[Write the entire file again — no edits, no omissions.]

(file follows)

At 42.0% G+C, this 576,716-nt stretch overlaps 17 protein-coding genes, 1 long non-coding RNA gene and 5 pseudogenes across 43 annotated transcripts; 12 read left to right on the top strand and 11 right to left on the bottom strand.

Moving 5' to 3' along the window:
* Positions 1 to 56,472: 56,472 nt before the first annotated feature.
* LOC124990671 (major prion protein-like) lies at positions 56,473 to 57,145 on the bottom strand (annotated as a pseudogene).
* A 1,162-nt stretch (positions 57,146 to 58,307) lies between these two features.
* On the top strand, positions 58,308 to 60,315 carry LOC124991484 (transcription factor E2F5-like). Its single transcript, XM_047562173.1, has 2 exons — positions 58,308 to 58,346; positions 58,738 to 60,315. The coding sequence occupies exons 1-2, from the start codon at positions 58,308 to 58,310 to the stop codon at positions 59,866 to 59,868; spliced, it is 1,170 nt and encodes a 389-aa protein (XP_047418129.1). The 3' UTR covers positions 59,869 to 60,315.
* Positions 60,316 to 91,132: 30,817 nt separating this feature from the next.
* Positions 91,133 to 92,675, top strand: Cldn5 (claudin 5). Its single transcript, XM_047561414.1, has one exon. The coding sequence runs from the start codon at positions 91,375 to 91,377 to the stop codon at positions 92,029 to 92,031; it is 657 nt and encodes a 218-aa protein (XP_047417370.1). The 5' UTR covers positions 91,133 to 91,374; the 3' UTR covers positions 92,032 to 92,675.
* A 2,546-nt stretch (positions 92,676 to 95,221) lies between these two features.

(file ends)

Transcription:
At 42.0% G+C, this 576,716-nt stretch overlaps 17 protein-coding genes, 1 long non-coding RNA gene and 5 pseudogenes across 43 annotated transcripts; 12 read left to right on the top strand and 11 right to left on the bottom strand.

Moving 5' to 3' along the window:
* Positions 1 to 56,472: 56,472 nt before the first annotated feature.
* LOC124990671 (major prion protein-like) lies at positions 56,473 to 57,145 on the bottom strand (annotated as a pseudogene).
* A 1,162-nt stretch (positions 57,146 to 58,307) lies between these two features.
* On the top strand, positions 58,308 to 60,315 carry LOC124991484 (transcription factor E2F5-like). Its single transcript, XM_047562173.1, has 2 exons — positions 58,308 to 58,346; positions 58,738 to 60,315. The coding sequence occupies exons 1-2, from the start codon at positions 58,308 to 58,310 to the stop codon at positions 59,866 to 59,868; spliced, it is 1,170 nt and encodes a 389-aa protein (XP_047418129.1). The 3' UTR covers positions 59,869 to 60,315.
* Positions 60,316 to 91,132: 30,817 nt separating this feature from the next.
* Positions 91,133 to 92,675, top strand: Cldn5 (claudin 5). Its single transcript, XM_047561414.1, has one exon. The coding sequence runs from the start codon at positions 91,375 to 91,377 to the stop codon at positions 92,029 to 92,031; it is 657 nt and encodes a 218-aa protein (XP_047417370.1). The 5' UTR covers positions 91,133 to 91,374; the 3' UTR covers positions 92,032 to 92,675.
* A 2,546-nt stretch (positions 92,676 to 95,221) lies between these two features.